How To Fix The Housing Crisis

Tom Westgarth looks at housing crisis currently plaguing the UK, and outlines the action government has to take now to solve it.

Image: Duncan Hull / Flickr

We know the story. Full time workers pay on average 7.8 times their annual workplace earnings to purchase a home in England and Wales. The proportion of income spent on rent has risen from 10% in 1980 to 36% today. Homelessness is at a record high. In such a divisive age, what achieves a political consensus is the acknowledgement that these are symptoms of a broken housing system. This poses a major problem for politicians: how can they expect voters to believe in capitalism when it doesn’t satisfy their basic material needs? When capitalism can’t provide capital? 

Whilst the diagnosis is agreed, the root cause of one of Britain’s greatest social and economic challenges isn’t. Glancing at much of the media may lead you to conclude that migrants are the source of the problem. But this tale of immigrants boosting demand is far from accurate. The cause of this crisis is really the culmination of half a century of poor planning and government policy.

Many, particularly those from the free-market side, point to a supply-side analysis of the crisis. Britain is experiencing the lowest 5-year period of construction since the end of the second world war. Supply is tightly constrained by planning rules. Furthermore, building is met with resistance from NIMBYs (Not in My Back Yarders) who want to protect the green belt. However, there is no guarantee that building increases would follow planning deregulation; and we have to examine the 1961 Land Compensation Act passed by Harold Macmillan’s government to see why. This enshrined in law the right of landowners, in the event of compulsory purchase, to be reimbursed not only for the value of their land as it stood, but for its potential future value. This means that acquiring land may still prove costly. Simply building more homes therefore, is not enough. Considering the demand side of the equation gives a more comprehensive picture.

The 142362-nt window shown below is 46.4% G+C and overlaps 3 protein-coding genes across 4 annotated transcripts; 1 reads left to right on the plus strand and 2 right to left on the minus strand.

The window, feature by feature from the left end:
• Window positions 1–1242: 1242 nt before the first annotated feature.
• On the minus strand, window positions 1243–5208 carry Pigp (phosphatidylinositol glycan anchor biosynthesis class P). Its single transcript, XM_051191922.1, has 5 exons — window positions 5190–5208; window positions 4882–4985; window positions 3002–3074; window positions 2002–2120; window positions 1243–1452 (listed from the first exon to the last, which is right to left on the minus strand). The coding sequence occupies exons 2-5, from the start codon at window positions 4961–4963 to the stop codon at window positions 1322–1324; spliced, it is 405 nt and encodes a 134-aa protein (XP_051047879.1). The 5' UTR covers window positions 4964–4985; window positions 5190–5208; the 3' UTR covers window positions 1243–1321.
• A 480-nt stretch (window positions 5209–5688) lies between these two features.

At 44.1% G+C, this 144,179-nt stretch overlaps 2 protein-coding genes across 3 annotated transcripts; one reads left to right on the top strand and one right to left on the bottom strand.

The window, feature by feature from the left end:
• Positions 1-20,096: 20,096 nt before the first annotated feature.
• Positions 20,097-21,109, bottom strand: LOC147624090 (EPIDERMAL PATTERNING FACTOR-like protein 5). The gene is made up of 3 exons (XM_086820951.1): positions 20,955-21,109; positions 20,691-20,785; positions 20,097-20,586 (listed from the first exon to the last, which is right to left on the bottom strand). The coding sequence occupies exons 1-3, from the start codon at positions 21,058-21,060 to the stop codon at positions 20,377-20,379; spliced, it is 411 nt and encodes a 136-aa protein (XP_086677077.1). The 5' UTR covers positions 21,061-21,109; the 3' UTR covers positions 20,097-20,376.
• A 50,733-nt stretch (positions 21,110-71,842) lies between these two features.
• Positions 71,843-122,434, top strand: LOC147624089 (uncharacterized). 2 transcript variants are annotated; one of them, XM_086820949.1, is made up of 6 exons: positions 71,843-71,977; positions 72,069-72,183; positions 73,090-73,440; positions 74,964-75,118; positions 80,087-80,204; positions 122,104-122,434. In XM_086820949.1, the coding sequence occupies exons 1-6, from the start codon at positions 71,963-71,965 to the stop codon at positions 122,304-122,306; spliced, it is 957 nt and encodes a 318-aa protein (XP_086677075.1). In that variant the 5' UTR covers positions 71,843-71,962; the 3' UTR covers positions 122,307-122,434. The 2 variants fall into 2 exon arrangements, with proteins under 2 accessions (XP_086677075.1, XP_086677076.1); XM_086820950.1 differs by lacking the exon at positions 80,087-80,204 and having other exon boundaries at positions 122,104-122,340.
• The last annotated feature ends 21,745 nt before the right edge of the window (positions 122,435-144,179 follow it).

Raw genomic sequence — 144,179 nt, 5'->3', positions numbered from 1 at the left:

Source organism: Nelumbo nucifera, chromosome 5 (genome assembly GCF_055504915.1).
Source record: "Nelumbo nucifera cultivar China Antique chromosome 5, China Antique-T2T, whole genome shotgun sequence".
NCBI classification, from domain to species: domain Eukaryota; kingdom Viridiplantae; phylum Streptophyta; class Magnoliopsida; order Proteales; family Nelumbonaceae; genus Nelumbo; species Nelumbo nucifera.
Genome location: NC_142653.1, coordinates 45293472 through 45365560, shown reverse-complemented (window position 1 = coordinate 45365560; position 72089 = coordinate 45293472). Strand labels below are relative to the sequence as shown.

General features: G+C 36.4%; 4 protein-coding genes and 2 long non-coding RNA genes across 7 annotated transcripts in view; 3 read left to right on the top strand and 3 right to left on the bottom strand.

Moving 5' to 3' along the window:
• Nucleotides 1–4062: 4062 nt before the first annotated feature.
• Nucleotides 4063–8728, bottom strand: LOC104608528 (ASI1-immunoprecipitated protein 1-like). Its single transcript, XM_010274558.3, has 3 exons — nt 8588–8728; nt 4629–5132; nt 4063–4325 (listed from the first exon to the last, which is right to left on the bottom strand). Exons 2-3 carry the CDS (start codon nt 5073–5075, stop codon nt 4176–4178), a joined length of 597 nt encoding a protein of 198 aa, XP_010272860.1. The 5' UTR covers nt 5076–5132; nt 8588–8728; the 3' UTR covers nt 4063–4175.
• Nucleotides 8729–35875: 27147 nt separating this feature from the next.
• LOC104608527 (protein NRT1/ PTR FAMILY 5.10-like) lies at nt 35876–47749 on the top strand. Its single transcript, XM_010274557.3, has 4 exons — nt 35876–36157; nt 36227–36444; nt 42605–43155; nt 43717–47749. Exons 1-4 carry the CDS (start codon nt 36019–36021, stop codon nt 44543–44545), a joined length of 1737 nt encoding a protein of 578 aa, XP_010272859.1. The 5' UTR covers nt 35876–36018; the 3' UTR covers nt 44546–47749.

“Britain is experiencing the lowest 5-year period of construction since the end of the second world war”
Image: Geograph

Rising land prices have been the driving force in house price increases. Tax-free profit can be made by just holding onto it, with residential land now being the UK’s most valuable asset, ahead of the tech sector. This value may partially have risen due to the notion of false demand. Delaying building increases the potential future value of the land, as building in the future will likely yield a higher return on investment. Furthermore, for the wealthy, housing has been reframed as a financial investment rather than as a ‘home’. More than £100bn has been sunk into London property in the past 6 years, with many of these homes not being occupied. Fuelled by low credit, booming house prices can serve as a fantastic second income for the better off. With house prices skyrocketing and wages stagnating, 17% of working age adults earned more from their house price increase than from their job last year. You can already see the problem for those not already on the housing ladder though. These spiralling prices exacerbate income and wealth inequality in society which further reinforces structural problems in the housing market. It all becomes a self-perpetuating cycle. These inequalities are two-pronged. Intergenerational inequality is increasing, as older citizens with homes experience asset booms whilst young renters simply face greater costs. Higher value homes in London and the south-east ramp up regional inequality. Those who do not own a home in London or the surrounding home counties may struggle to afford to intern or study in London, where the majority of high-value jobs are.